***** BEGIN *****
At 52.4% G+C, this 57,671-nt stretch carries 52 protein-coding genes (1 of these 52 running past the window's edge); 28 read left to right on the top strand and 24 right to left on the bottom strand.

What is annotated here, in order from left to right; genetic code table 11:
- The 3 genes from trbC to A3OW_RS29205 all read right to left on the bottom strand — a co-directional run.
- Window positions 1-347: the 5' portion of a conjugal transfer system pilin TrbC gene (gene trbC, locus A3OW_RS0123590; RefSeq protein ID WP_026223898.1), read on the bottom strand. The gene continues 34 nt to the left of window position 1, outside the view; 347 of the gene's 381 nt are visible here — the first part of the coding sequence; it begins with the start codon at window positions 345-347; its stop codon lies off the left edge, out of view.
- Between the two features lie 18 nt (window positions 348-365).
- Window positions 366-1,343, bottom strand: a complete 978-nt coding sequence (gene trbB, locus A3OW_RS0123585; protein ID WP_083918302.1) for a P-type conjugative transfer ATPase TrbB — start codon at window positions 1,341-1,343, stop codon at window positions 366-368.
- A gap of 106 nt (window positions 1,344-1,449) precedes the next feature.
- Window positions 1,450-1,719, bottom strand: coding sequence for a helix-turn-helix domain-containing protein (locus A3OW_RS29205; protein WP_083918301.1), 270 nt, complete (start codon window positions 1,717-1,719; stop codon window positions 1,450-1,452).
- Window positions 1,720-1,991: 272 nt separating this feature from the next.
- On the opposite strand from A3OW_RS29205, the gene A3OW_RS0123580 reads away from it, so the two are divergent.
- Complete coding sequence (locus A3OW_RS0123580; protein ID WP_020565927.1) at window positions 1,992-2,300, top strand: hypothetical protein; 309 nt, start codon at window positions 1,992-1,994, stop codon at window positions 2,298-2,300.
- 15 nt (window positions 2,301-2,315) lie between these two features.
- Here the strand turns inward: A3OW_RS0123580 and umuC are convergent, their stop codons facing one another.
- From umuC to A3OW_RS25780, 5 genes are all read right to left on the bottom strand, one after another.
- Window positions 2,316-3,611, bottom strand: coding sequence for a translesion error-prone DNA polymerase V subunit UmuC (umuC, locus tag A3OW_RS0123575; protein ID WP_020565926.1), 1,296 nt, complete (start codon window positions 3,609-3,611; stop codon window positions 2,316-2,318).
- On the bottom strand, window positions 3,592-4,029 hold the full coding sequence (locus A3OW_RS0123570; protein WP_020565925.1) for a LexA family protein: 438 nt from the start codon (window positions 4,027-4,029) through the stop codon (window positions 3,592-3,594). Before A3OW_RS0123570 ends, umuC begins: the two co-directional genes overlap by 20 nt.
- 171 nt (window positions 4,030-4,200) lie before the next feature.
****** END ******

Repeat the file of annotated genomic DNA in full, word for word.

At 52.4% G+C, this 57,671-nt stretch carries 52 protein-coding genes (1 of these 52 running past the window's edge); 28 read left to right on the top strand and 24 right to left on the bottom strand.

What is annotated here, in order from left to right; genetic code table 11:
- The 3 genes from trbC to A3OW_RS29205 all read right to left on the bottom strand — a co-directional run.
- Window positions 1-347: the 5' portion of a conjugal transfer system pilin TrbC gene (gene trbC, locus A3OW_RS0123590; RefSeq protein ID WP_026223898.1), read on the bottom strand. The gene continues 34 nt to the left of window position 1, outside the view; 347 of the gene's 381 nt are visible here — the first part of the coding sequence; it begins with the start codon at window positions 345-347; its stop codon lies off the left edge, out of view.
- Between the two features lie 18 nt (window positions 348-365).
- Window positions 366-1,343, bottom strand: a complete 978-nt coding sequence (gene trbB, locus A3OW_RS0123585; protein ID WP_083918302.1) for a P-type conjugative transfer ATPase TrbB — start codon at window positions 1,341-1,343, stop codon at window positions 366-368.
- A gap of 106 nt (window positions 1,344-1,449) precedes the next feature.
- Window positions 1,450-1,719, bottom strand: coding sequence for a helix-turn-helix domain-containing protein (locus A3OW_RS29205; protein WP_083918301.1), 270 nt, complete (start codon window positions 1,717-1,719; stop codon window positions 1,450-1,452).
- Window positions 1,720-1,991: 272 nt separating this feature from the next.
- On the opposite strand from A3OW_RS29205, the gene A3OW_RS0123580 reads away from it, so the two are divergent.
- Complete coding sequence (locus A3OW_RS0123580; protein ID WP_020565927.1) at window positions 1,992-2,300, top strand: hypothetical protein; 309 nt, start codon at window positions 1,992-1,994, stop codon at window positions 2,298-2,300.
- 15 nt (window positions 2,301-2,315) lie between these two features.
- Here the strand turns inward: A3OW_RS0123580 and umuC are convergent, their stop codons facing one another.
- From umuC to A3OW_RS25780, 5 genes are all read right to left on the bottom strand, one after another.
- Window positions 2,316-3,611, bottom strand: coding sequence for a translesion error-prone DNA polymerase V subunit UmuC (umuC, locus tag A3OW_RS0123575; protein ID WP_020565926.1), 1,296 nt, complete (start codon window positions 3,609-3,611; stop codon window positions 2,316-2,318).
- On the bottom strand, window positions 3,592-4,029 hold the full coding sequence (locus A3OW_RS0123570; protein WP_020565925.1) for a LexA family protein: 438 nt from the start codon (window positions 4,027-4,029) through the stop codon (window positions 3,592-3,594). Before A3OW_RS0123570 ends, umuC begins: the two co-directional genes overlap by 20 nt.
- 171 nt (window positions 4,030-4,200) lie before the next feature.